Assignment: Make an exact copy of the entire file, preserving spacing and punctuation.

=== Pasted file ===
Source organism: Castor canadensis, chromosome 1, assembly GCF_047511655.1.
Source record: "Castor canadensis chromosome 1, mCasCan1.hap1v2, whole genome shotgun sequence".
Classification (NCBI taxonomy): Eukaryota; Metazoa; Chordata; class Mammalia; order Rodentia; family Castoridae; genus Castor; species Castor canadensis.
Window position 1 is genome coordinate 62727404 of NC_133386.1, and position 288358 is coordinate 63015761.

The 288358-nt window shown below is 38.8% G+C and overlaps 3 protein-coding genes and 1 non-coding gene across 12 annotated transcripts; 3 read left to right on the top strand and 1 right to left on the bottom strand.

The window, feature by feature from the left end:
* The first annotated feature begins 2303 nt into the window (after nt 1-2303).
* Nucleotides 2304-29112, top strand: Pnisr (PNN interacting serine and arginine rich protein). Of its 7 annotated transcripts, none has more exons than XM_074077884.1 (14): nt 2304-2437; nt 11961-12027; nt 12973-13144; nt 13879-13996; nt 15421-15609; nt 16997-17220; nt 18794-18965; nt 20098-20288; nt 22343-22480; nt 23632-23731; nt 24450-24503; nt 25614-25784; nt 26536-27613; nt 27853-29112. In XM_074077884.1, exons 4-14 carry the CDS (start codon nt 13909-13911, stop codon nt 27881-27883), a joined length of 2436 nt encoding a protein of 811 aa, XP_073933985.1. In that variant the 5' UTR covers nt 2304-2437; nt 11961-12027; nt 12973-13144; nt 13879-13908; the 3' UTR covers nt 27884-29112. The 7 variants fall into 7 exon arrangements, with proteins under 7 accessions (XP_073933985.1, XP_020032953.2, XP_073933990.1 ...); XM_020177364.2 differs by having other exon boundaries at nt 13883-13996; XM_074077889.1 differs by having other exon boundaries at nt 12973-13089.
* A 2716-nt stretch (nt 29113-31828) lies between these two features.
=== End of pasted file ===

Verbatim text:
Source organism: Castor canadensis, chromosome 1, assembly GCF_047511655.1.
Source record: "Castor canadensis chromosome 1, mCasCan1.hap1v2, whole genome shotgun sequence".
Classification (NCBI taxonomy): Eukaryota; Metazoa; Chordata; class Mammalia; order Rodentia; family Castoridae; genus Castor; species Castor canadensis.
Window position 1 is genome coordinate 62727404 of NC_133386.1, and position 288358 is coordinate 63015761.

The 288358-nt window shown below is 38.8% G+C and overlaps 3 protein-coding genes and 1 non-coding gene across 12 annotated transcripts; 3 read left to right on the top strand and 1 right to left on the bottom strand.

The window, feature by feature from the left end:
* The first annotated feature begins 2303 nt into the window (after nt 1-2303).
* Nucleotides 2304-29112, top strand: Pnisr (PNN interacting serine and arginine rich protein). Of its 7 annotated transcripts, none has more exons than XM_074077884.1 (14): nt 2304-2437; nt 11961-12027; nt 12973-13144; nt 13879-13996; nt 15421-15609; nt 16997-17220; nt 18794-18965; nt 20098-20288; nt 22343-22480; nt 23632-23731; nt 24450-24503; nt 25614-25784; nt 26536-27613; nt 27853-29112. In XM_074077884.1, exons 4-14 carry the CDS (start codon nt 13909-13911, stop codon nt 27881-27883), a joined length of 2436 nt encoding a protein of 811 aa, XP_073933985.1. In that variant the 5' UTR covers nt 2304-2437; nt 11961-12027; nt 12973-13144; nt 13879-13908; the 3' UTR covers nt 27884-29112. The 7 variants fall into 7 exon arrangements, with proteins under 7 accessions (XP_073933985.1, XP_020032953.2, XP_073933990.1 ...); XM_020177364.2 differs by having other exon boundaries at nt 13883-13996; XM_074077889.1 differs by having other exon boundaries at nt 12973-13089.
* A 2716-nt stretch (nt 29113-31828) lies between these two features.